I don’t follow a lot of rules when I write. The way I see it, I follow a lot of rules in every other facet of my life, so in this one area, I prefer to “shoot from the hip,” as it were, and do things a little more organically. However, I have an engineer’s brain paired with my writer’s mind, and that means that I have a tendency to inevitably set rules for myself. One of those self-imposed rules is that I never try to write a real person into my books.

It doesn’t come up often, but occasionally I’ll have someone ask me to write them into one of my stories. They’ll say that they don’t care what I do with the character, but that they want to be in there somehow. I refuse every time. No matter how convincing someone is, I will not try to write a real person into one of my stories. There’s the political dimension to consider – no matter what assertions are made to the contrary, I doubt that anyone is going to be entirely sanguine about me killing off their character to further the plot (people already get mad at me for killing off the character to whom they merely relate, and I do sympathize – killing off a character is never an easy decision). However, what is more important to me is the difficulty in actually pulling it off.

See, in order to really write a character, you need to be able to get into their head, hijack their senses, and in a way, become that character. You must assume that identity so fully that your own is submerged, so that you can know how they would respond to different situations, and what actions they would take. It’s the only way I’ve found to write really realistic characters. It’s a profoundly intimate experience, and I know my character in ways that I can never know another person, or perhaps better even than I can know myself. I would go so far as to contend that it is impossible to ever know another person well enough to write them into a story.

However, being a keen observer of human behavior can help you craft more convincing, realistic characters. Understanding how people respond to different situations, why they make the choices they do, and what thought processes lead to their actions is a key component of character creation, and an author’s observational abilities are essential to building that understanding. As I have sought to improve my writing, I have found that I am much more aware of people and their behaviors, and I’m told that I’ve acquired a tendency to psychoanalyze people with mildly disturbing accuracy.

As I’m working on the rough draft of the second Fo’Fonas book, this deep dive into the characters has become something of a stumbling block. Not only are the plots becoming more complex, intricate, and lengthy, so too are the characters. There is more history to them, both in the writing and in the larger context of the world, and I have to keep track of all of it when I’m writing from a given character’s POV. That’s not as much of a problem in novels with smaller casts, but Fo’Fonas has seven different major POV characters. Switching between them often requires going back and re-reading every other chapter in which they’ve been featured to recapture the feel of that individual, before I can begin to write their next chapter. That’s why Fo’Fonas has such long chapters (typical chapter length is between three thousand and five thousand words, and Fo’Fonas chapters are routinely twice that), and also why the second book is taking so much longer to write than the first one did (plus, it’s going to be about fifty thousand words longer in the first draft).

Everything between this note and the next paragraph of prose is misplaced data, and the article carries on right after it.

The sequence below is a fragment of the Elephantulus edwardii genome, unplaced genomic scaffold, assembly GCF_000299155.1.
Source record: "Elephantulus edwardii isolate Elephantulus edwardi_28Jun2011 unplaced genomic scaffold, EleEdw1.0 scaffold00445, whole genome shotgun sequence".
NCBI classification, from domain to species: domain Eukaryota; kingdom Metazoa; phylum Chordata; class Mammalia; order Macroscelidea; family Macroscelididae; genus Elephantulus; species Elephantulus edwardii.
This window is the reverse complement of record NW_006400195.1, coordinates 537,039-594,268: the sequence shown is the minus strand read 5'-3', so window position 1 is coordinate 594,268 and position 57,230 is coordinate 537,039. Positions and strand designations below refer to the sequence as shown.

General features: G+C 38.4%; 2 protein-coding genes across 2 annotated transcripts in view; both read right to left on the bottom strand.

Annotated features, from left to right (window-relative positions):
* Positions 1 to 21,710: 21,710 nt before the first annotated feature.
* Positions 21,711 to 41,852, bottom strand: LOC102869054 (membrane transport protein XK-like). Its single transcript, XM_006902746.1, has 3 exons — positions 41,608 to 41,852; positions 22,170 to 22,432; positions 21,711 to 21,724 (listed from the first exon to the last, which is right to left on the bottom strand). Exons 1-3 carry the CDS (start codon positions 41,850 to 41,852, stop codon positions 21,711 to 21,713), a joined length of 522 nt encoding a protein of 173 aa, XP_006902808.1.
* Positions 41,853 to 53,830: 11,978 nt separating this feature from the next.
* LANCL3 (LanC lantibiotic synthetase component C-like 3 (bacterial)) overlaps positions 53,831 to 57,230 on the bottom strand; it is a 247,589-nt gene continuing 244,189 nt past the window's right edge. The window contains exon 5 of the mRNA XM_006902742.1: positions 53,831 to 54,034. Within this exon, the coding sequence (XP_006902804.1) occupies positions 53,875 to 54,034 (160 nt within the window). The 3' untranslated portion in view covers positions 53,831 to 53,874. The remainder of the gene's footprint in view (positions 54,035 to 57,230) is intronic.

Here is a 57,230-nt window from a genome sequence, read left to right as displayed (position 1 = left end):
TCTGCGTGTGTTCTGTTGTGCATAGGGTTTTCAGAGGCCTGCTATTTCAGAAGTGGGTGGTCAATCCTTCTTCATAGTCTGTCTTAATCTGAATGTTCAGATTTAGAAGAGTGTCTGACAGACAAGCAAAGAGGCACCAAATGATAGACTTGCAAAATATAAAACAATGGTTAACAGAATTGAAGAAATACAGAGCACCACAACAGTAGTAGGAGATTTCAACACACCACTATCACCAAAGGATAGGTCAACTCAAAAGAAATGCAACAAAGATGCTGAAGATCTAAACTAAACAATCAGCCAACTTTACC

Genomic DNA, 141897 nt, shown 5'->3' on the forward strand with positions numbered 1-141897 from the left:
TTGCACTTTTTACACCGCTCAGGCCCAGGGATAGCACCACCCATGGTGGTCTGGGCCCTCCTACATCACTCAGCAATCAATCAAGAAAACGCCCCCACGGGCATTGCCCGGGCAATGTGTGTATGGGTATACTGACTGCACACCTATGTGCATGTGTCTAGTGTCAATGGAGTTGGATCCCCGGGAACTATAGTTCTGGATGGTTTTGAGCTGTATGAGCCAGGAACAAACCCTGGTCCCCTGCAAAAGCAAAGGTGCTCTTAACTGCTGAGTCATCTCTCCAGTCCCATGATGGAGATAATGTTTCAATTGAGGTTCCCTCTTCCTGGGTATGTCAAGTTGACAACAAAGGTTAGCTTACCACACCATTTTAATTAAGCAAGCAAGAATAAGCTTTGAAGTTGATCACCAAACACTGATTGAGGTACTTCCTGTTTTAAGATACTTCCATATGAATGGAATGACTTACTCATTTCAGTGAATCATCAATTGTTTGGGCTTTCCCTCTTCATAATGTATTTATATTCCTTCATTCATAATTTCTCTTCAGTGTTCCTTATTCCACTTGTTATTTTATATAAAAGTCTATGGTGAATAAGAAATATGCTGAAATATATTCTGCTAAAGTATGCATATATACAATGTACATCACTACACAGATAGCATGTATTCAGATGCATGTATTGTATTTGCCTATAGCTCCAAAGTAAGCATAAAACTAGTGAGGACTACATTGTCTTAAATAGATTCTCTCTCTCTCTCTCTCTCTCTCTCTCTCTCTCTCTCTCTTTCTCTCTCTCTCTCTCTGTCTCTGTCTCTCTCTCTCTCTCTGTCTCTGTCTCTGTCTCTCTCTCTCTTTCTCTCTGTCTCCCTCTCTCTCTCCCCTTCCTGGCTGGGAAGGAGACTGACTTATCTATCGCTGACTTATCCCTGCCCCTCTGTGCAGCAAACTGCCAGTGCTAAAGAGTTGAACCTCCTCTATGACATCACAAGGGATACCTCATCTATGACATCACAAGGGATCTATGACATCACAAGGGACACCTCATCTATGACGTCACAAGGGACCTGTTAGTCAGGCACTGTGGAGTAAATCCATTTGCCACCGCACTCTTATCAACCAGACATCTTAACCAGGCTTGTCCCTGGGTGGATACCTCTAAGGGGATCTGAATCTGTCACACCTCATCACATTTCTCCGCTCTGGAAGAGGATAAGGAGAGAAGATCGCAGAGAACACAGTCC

A question I have taken to asking my alpha readers is “to which character did you most relate?” I always get different answers (although the number of people who relate to Wraith, who is somewhat insane, severely overpowered, and out for bloody vengeance on the most of the world, is, shall we say, interesting), but more interesting than the answers themselves are the discussions that follow. Usually, each reader has chosen that character because they see elements of themselves in those characters. Again, I refer to Fo’Fonas, because I’ve had more alpha readers for that one, and because it has such a large number of major characters. None of the characters in Fo’Fonas are really the “bad guy.” There’s not really an antagonist, per se, although there are certainly characters that are much less moral than others. So there are people who react very different to different characters. In fact, one of the characters, Jargwol, was described by different people as being the best character in the book, and the most evil character in the whole story.

How people react to different characters can tell me a lot about the characters themselves, and how I’ve done at crafting them. If I’m able to receive really complex, sometimes contradictory reactions and opinions on a character, I take that to mean that I’ve done a pretty good job at making that character real to my readers. In other words, the character has become as confusing as real people are.

Next time you’re out walking, or sitting in a dull meeting, look around and think about the people who are around you. What are their motivations? Why are they doing the things that they’re doing? How do you think they would respond to a stressful situation? Whether or not you’re trying to write more realistic characters, this exercise can help improve your understanding of the complex tapestry of individuals we call humanity.

One thought on “Writing Understanding

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